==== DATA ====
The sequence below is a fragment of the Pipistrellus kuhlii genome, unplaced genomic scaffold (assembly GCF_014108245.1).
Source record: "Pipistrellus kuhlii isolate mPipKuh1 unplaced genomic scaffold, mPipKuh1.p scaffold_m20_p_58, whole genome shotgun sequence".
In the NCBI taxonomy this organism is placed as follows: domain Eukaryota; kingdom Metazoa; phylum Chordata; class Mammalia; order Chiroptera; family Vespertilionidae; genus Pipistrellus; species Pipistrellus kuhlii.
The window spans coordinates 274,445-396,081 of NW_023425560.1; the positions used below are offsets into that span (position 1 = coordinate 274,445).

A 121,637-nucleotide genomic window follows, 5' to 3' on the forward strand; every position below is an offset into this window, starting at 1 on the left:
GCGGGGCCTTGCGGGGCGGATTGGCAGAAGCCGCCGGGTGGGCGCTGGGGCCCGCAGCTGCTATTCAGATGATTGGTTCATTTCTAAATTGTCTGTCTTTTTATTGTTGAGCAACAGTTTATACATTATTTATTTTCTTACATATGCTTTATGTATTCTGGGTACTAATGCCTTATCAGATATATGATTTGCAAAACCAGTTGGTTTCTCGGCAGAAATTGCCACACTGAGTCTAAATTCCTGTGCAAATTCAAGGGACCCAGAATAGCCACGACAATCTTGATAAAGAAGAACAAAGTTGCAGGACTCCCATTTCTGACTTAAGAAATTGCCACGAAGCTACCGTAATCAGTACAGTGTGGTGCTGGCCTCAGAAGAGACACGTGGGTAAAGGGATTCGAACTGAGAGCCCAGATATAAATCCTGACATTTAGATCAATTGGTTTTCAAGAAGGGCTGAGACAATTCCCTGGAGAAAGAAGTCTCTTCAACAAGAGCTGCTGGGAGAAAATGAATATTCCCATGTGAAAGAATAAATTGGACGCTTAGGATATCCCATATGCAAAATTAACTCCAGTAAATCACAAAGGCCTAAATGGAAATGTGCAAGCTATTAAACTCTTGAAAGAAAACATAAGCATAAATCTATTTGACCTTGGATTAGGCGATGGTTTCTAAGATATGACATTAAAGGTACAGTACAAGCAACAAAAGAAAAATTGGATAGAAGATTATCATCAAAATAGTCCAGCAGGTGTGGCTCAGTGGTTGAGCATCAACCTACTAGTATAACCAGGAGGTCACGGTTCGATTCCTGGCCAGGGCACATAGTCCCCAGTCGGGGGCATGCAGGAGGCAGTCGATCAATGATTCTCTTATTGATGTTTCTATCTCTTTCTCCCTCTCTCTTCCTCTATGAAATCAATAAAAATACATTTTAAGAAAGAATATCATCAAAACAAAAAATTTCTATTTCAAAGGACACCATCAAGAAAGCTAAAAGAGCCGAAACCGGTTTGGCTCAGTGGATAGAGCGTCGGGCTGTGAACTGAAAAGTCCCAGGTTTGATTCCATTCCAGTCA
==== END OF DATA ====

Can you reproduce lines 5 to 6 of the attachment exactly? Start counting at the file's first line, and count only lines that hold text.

A 121,637-nucleotide genomic window follows, 5' to 3' on the forward strand; every position below is an offset into this window, starting at 1 on the left:
GCGGGGCCTTGCGGGGCGGATTGGCAGAAGCCGCCGGGTGGGCGCTGGGGCCCGCAGCTGCTATTCAGATGATTGGTTCATTTCTAAATTGTCTGTCTTTTTATTGTTGAGCAACAGTTTATACATTATTTATTTTCTTACATATGCTTTATGTATTCTGGGTACTAATGCCTTATCAGATATATGATTTGCAAAACCAGTTGGTTTCTCGGCAGAAATTGCCACACTGAGTCTAAATTCCTGTGCAAATTCAAGGGACCCAGAATAGCCACGACAATCTTGATAAAGAAGAACAAAGTTGCAGGACTCCCATTTCTGACTTAAGAAATTGCCACGAAGCTACCGTAATCAGTACAGTGTGGTGCTGGCCTCAGAAGAGACACGTGGGTAAAGGGATTCGAACTGAGAGCCCAGATATAAATCCTGACATTTAGATCAATTGGTTTTCAAGAAGGGCTGAGACAATTCCCTGGAGAAAGAAGTCTCTTCAACAAGAGCTGCTGGGAGAAAATGAATATTCCCATGTGAAAGAATAAATTGGACGCTTAGGATATCCCATATGCAAAATTAACTCCAGTAAATCACAAAGGCCTAAATGGAAATGTGCAAGCTATTAAACTCTTGAAAGAAAACATAAGCATAAATCTATTTGACCTTGGATTAGGCGATGGTTTCTAAGATATGACATTAAAGGTACAGTACAAGCAACAAAAGAAAAATTGGATAGAAGATTATCATCAAAATAGTCCAGCAGGTGTGGCTCAGTGGTTGAGCATCAACCTACTAGTATAACCAGGAGGTCACGGTTCGATTCCTGGCCAGGGCACATAGTCCCCAGTCGGGGGCATGCAGGAGGCAGTCGATCAATGATTCTCTTATTGATGTTTCTATCTCTTTCTCCCTCTCTCTTCCTCTATGAAATCAATAAAAATACATTTTAAGAAAGAATATCATCAAAACAAAAAATTTCTATTTCAAAGGACACCATCAAGAAAGCTAAAAGAGCCGAAACCGGTTTGGCTCAGTGGATAGAGCGTCGGGCTGTGAACTGAAAAGTCCCAGGTTTGATTCCATTCCAGTCA